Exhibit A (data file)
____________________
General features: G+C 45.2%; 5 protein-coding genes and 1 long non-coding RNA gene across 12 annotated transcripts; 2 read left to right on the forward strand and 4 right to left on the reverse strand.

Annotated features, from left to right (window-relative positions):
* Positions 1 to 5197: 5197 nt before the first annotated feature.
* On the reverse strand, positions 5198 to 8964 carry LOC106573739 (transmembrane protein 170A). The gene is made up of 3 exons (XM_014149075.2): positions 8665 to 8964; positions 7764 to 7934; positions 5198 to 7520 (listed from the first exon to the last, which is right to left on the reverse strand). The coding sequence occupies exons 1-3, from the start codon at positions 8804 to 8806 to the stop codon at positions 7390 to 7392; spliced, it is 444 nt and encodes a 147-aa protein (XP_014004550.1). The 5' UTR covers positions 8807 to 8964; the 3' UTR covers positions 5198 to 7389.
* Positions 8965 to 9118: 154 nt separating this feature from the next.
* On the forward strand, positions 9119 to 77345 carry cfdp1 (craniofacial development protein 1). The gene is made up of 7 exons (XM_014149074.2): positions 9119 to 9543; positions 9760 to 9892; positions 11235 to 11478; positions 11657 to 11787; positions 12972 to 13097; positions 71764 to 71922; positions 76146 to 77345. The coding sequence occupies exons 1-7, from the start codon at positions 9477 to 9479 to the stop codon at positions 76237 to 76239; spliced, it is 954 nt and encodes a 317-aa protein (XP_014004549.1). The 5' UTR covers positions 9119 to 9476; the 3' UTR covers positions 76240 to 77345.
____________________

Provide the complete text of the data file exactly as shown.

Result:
General features: G+C 45.2%; 5 protein-coding genes and 1 long non-coding RNA gene across 12 annotated transcripts; 2 read left to right on the forward strand and 4 right to left on the reverse strand.

Annotated features, from left to right (window-relative positions):
* Positions 1 to 5197: 5197 nt before the first annotated feature.
* On the reverse strand, positions 5198 to 8964 carry LOC106573739 (transmembrane protein 170A). The gene is made up of 3 exons (XM_014149075.2): positions 8665 to 8964; positions 7764 to 7934; positions 5198 to 7520 (listed from the first exon to the last, which is right to left on the reverse strand). The coding sequence occupies exons 1-3, from the start codon at positions 8804 to 8806 to the stop codon at positions 7390 to 7392; spliced, it is 444 nt and encodes a 147-aa protein (XP_014004550.1). The 5' UTR covers positions 8807 to 8964; the 3' UTR covers positions 5198 to 7389.
* Positions 8965 to 9118: 154 nt separating this feature from the next.
* On the forward strand, positions 9119 to 77345 carry cfdp1 (craniofacial development protein 1). The gene is made up of 7 exons (XM_014149074.2): positions 9119 to 9543; positions 9760 to 9892; positions 11235 to 11478; positions 11657 to 11787; positions 12972 to 13097; positions 71764 to 71922; positions 76146 to 77345. The coding sequence occupies exons 1-7, from the start codon at positions 9477 to 9479 to the stop codon at positions 76237 to 76239; spliced, it is 954 nt and encodes a 317-aa protein (XP_014004549.1). The 5' UTR covers positions 9119 to 9476; the 3' UTR covers positions 76240 to 77345.